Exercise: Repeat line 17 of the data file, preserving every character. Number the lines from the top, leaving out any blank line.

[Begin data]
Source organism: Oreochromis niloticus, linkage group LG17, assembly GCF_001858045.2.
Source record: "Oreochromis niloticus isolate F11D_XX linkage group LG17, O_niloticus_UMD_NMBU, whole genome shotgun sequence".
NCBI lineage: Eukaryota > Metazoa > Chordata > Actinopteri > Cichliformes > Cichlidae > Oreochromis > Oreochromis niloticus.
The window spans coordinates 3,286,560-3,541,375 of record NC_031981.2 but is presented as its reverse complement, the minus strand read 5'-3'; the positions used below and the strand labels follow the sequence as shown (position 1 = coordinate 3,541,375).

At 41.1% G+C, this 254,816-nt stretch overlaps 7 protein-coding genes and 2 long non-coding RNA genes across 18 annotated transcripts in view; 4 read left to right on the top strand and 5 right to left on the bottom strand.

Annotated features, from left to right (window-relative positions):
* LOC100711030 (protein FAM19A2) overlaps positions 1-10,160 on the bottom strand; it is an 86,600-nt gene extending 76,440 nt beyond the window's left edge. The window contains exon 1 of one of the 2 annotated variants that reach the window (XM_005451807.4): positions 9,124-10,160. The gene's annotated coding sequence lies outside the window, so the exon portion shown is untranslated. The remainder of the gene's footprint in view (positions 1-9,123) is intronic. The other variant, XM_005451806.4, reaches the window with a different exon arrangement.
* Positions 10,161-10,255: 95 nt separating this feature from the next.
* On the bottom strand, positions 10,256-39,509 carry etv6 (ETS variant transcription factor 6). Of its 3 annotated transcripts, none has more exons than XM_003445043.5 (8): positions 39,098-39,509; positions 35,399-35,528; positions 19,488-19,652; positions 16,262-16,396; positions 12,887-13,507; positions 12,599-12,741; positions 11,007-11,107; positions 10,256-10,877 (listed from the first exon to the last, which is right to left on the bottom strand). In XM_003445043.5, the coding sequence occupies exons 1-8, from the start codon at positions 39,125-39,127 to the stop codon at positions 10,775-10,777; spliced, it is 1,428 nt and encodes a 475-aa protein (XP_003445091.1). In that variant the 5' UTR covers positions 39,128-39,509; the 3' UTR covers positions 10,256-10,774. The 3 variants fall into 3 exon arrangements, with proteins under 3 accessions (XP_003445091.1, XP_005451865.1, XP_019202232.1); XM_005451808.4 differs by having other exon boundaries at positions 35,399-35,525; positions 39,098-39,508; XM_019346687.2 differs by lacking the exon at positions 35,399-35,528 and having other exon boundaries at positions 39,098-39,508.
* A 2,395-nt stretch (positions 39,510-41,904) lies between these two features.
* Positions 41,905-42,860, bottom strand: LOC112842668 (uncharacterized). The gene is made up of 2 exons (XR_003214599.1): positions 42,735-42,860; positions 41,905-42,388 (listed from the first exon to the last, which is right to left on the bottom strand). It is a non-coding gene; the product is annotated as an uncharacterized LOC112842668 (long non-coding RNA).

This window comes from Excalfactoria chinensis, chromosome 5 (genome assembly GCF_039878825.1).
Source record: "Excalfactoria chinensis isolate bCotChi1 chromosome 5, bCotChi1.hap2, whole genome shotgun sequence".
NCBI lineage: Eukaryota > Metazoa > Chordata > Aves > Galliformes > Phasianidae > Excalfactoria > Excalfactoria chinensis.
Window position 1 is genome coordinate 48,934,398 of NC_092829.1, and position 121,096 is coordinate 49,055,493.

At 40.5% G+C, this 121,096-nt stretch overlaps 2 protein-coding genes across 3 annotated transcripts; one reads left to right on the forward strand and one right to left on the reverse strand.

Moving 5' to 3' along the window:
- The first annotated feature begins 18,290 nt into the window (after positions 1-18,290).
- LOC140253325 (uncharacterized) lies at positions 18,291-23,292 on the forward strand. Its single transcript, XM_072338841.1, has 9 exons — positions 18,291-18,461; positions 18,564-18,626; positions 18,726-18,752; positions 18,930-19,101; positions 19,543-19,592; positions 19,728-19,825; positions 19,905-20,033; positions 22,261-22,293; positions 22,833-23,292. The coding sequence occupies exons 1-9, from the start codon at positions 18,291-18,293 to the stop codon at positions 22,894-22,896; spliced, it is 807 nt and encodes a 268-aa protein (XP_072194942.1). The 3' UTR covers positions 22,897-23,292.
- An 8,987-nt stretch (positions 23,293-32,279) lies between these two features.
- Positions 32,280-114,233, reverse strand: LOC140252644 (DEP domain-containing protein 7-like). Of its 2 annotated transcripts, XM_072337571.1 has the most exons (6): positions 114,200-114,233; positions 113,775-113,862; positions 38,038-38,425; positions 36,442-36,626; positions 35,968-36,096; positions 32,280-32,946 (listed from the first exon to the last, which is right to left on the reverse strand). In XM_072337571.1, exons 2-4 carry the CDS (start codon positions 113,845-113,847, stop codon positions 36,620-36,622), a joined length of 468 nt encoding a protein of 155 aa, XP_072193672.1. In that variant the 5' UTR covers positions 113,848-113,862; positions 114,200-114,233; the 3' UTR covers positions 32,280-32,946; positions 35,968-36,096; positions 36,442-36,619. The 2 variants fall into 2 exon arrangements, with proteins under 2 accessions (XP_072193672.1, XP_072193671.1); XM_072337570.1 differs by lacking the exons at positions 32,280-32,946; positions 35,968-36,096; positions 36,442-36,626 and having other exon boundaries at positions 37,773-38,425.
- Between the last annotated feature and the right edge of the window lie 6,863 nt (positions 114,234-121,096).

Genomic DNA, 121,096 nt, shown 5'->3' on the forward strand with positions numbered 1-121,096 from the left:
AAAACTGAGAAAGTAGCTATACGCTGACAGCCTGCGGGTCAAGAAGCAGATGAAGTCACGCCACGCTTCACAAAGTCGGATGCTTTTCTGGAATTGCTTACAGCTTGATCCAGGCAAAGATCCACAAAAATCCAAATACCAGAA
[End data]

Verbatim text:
Moving 5' to 3' along the window: